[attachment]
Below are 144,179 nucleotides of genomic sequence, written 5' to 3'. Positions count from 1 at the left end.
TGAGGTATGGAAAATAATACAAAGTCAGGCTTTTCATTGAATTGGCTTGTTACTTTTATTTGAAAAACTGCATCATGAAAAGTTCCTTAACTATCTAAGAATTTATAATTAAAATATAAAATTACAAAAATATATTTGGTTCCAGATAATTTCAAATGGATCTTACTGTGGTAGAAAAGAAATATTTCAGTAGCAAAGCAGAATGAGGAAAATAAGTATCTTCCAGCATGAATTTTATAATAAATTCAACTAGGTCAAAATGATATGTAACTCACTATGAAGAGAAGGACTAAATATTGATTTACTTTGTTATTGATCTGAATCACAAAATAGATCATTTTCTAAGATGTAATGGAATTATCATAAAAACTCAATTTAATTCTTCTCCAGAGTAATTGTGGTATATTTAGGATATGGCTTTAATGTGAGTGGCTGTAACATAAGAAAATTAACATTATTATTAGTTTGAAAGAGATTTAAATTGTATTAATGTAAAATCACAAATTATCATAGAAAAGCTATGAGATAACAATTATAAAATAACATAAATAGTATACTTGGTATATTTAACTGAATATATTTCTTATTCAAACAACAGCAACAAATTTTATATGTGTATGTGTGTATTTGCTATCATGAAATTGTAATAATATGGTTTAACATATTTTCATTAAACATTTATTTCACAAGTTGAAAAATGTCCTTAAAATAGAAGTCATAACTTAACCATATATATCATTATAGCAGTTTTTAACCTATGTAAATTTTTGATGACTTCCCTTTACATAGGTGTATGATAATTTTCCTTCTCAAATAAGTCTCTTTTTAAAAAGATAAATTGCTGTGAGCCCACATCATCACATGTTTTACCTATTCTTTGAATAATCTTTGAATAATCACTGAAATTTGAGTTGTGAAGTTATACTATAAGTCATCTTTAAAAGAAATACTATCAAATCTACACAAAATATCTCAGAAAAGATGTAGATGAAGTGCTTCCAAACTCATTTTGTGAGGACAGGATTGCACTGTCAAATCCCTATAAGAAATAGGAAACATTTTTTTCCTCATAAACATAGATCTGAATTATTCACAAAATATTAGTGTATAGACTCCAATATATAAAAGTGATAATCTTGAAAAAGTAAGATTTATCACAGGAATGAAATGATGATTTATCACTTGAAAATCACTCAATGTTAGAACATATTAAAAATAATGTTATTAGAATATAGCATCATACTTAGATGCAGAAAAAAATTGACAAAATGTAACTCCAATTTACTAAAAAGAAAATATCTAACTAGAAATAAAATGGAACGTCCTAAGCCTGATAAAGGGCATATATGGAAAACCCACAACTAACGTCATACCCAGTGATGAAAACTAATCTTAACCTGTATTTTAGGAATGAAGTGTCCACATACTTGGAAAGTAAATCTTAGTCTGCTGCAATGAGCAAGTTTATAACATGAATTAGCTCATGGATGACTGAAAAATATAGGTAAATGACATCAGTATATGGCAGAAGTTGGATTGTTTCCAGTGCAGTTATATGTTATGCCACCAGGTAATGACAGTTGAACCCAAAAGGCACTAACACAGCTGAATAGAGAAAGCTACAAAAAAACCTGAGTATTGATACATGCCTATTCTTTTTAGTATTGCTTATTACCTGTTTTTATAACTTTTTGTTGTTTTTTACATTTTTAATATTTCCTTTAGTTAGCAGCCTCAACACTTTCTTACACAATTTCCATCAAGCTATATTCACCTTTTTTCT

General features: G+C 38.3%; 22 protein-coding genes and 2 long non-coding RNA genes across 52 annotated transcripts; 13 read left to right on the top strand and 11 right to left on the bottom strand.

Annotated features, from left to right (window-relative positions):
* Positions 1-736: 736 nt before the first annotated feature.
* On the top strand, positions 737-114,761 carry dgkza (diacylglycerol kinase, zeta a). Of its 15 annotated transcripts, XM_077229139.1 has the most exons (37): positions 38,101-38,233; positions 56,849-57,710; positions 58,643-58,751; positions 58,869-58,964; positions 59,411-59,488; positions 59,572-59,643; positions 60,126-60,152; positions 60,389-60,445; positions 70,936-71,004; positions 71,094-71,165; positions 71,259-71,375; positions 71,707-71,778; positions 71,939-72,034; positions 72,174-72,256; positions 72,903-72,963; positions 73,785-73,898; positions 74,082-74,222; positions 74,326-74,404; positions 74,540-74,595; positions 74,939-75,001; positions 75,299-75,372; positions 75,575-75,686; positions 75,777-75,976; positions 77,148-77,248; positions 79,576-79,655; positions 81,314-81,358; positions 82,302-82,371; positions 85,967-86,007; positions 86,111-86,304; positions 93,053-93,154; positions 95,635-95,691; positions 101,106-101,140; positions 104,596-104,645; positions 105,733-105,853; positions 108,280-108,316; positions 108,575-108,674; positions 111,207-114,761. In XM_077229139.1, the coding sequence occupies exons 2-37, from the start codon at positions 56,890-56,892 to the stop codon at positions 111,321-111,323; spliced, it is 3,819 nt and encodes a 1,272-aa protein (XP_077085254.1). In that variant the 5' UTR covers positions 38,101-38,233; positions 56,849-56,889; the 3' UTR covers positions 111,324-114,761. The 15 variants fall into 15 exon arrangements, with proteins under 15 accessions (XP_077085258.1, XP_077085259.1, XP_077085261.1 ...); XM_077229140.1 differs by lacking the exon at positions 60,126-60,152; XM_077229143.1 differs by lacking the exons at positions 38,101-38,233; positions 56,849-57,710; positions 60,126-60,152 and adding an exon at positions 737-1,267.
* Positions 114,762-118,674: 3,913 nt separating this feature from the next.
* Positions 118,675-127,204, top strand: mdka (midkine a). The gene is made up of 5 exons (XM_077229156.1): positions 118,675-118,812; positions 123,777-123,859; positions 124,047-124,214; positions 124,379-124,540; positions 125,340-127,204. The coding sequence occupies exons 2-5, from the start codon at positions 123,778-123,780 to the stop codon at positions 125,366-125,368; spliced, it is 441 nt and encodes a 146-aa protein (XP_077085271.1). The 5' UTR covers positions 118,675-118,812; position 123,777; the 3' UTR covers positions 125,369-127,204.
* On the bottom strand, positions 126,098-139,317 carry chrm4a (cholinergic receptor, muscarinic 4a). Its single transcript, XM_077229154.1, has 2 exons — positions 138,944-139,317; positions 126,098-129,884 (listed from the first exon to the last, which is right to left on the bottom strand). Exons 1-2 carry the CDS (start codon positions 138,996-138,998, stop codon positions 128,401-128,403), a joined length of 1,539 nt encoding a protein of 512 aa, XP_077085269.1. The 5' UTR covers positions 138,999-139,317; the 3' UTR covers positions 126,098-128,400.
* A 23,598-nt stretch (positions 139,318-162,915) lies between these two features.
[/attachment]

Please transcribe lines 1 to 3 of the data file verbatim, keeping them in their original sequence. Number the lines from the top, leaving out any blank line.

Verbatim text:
Below are 144,179 nucleotides of genomic sequence, written 5' to 3'. Positions count from 1 at the left end.
TGAGGTATGGAAAATAATACAAAGTCAGGCTTTTCATTGAATTGGCTTGTTACTTTTATTTGAAAAACTGCATCATGAAAAGTTCCTTAACTATCTAAGAATTTATAATTAAAATATAAAATTACAAAAATATATTTGGTTCCAGATAATTTCAAATGGATCTTACTGTGGTAGAAAAGAAATATTTCAGTAGCAAAGCAGAATGAGGAAAATAAGTATCTTCCAGCATGAATTTTATAATAAATTCAACTAGGTCAAAATGATATGTAACTCACTATGAAGAGAAGGACTAAATATTGATTTACTTTGTTATTGATCTGAATCACAAAATAGATCATTTTCTAAGATGTAATGGAATTATCATAAAAACTCAATTTAATTCTTCTCCAGAGTAATTGTGGTATATTTAGGATATGGCTTTAATGTGAGTGGCTGTAACATAAGAAAATTAACATTATTATTAGTTTGAAAGAGATTTAAATTGTATTAATGTAAAATCACAAATTATCATAGAAAAGCTATGAGATAACAATTATAAAATAACATAAATAGTATACTTGGTATATTTAACTGAATATATTTCTTATTCAAACAACAGCAACAAATTTTATATGTGTATGTGTGTATTTGCTATCATGAAATTGTAATAATATGGTTTAACATATTTTCATTAAACATTTATTTCACAAGTTGAAAAATGTCCTTAAAATAGAAGTCATAACTTAACCATATATATCATTATAGCAGTTTTTAACCTATGTAAATTTTTGATGACTTCCCTTTACATAGGTGTATGATAATTTTCCTTCTCAAATAAGTCTCTTTTTAAAAAGATAAATTGCTGTGAGCCCACATCATCACATGTTTTACCTATTCTTTGAATAATCTTTGAATAATCACTGAAATTTGAGTTGTGAAGTTATACTATAAGTCATCTTTAAAAGAAATACTATCAAATCTACACAAAATATCTCAGAAAAGATGTAGATGAAGTGCTTCCAAACTCATTTTGTGAGGACAGGATTGCACTGTCAAATCCCTATAAGAAATAGGAAACATTTTTTTCCTCATAAACATAGATCTGAATTATTCACAAAATATTAGTGTATAGACTCCAATATATAAAAGTGATAATCTTGAAAAAGTAAGATTTATCACAGGAATGAAATGATGATTTATCACTTGAAAATCACTCAATGTTAGAACATATTAAAAATAATGTTATTAGAATATAGCATCATACTTAGATGCAGAAAAAAATTGACAAAATGTAACTCCAATTTACTAAAAAGAAAATATCTAACTAGAAATAAAATGGAACGTCCTAAGCCTGATAAAGGGCATATATGGAAAACCCACAACTAACGTCATACCCAGTGATGAAAACTAATCTTAACCTGTATTTTAGGAATGAAGTGTCCACATACTTGGAAAGTAAATCTTAGTCTGCTGCAATGAGCAAGTTTATAACATGAATTAGCTCATGGATGACTGAAAAATATAGGTAAATGACATCAGTATATGGCAGAAGTTGGATTGTTTCCAGTGCAGTTATATGTTATGCCACCAGGTAATGACAGTTGAACCCAAAAGGCACTAACACAGCTGAATAGAGAAAGCTACAAAAAAACCTGAGTATTGATACATGCCTATTCTTTTTAGTATTGCTTATTACCTGTTTTTATAACTTTTTGTTGTTTTTTACATTTTTAATATTTCCTTTAGTTAGCAGCCTCAACACTTTCTTACACAATTTCCATCAAGCTATATTCACCTTTTTTCT

General features: G+C 38.3%; 22 protein-coding genes and 2 long non-coding RNA genes across 52 annotated transcripts; 13 read left to right on the top strand and 11 right to left on the bottom strand.